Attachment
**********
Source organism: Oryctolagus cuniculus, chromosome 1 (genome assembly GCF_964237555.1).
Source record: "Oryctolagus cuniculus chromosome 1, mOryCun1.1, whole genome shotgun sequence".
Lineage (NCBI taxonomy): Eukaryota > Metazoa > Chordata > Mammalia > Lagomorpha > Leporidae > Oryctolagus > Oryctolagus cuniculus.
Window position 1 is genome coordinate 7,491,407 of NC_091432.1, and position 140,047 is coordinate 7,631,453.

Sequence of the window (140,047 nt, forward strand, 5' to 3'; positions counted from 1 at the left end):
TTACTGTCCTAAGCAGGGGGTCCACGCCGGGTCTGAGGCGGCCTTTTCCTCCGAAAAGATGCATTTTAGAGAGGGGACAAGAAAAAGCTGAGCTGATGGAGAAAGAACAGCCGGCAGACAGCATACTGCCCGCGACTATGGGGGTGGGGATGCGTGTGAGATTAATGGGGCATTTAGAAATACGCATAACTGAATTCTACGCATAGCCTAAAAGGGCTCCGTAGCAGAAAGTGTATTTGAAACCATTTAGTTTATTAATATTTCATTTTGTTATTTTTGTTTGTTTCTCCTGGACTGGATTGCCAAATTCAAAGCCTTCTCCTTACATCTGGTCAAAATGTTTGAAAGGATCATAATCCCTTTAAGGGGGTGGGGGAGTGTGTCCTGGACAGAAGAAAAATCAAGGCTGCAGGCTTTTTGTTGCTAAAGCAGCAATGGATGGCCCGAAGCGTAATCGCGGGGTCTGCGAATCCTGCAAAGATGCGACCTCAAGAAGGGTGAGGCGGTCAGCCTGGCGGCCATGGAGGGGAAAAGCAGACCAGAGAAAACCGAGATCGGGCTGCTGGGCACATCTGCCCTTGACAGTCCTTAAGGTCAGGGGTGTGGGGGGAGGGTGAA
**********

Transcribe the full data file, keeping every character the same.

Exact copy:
Source organism: Oryctolagus cuniculus, chromosome 1 (genome assembly GCF_964237555.1).
Source record: "Oryctolagus cuniculus chromosome 1, mOryCun1.1, whole genome shotgun sequence".
Lineage (NCBI taxonomy): Eukaryota > Metazoa > Chordata > Mammalia > Lagomorpha > Leporidae > Oryctolagus > Oryctolagus cuniculus.
Window position 1 is genome coordinate 7,491,407 of NC_091432.1, and position 140,047 is coordinate 7,631,453.

Sequence of the window (140,047 nt, forward strand, 5' to 3'; positions counted from 1 at the left end):
TTACTGTCCTAAGCAGGGGGTCCACGCCGGGTCTGAGGCGGCCTTTTCCTCCGAAAAGATGCATTTTAGAGAGGGGACAAGAAAAAGCTGAGCTGATGGAGAAAGAACAGCCGGCAGACAGCATACTGCCCGCGACTATGGGGGTGGGGATGCGTGTGAGATTAATGGGGCATTTAGAAATACGCATAACTGAATTCTACGCATAGCCTAAAAGGGCTCCGTAGCAGAAAGTGTATTTGAAACCATTTAGTTTATTAATATTTCATTTTGTTATTTTTGTTTGTTTCTCCTGGACTGGATTGCCAAATTCAAAGCCTTCTCCTTACATCTGGTCAAAATGTTTGAAAGGATCATAATCCCTTTAAGGGGGTGGGGGAGTGTGTCCTGGACAGAAGAAAAATCAAGGCTGCAGGCTTTTTGTTGCTAAAGCAGCAATGGATGGCCCGAAGCGTAATCGCGGGGTCTGCGAATCCTGCAAAGATGCGACCTCAAGAAGGGTGAGGCGGTCAGCCTGGCGGCCATGGAGGGGAAAAGCAGACCAGAGAAAACCGAGATCGGGCTGCTGGGCACATCTGCCCTTGACAGTCCTTAAGGTCAGGGGTGTGGGGGGAGGGTGAA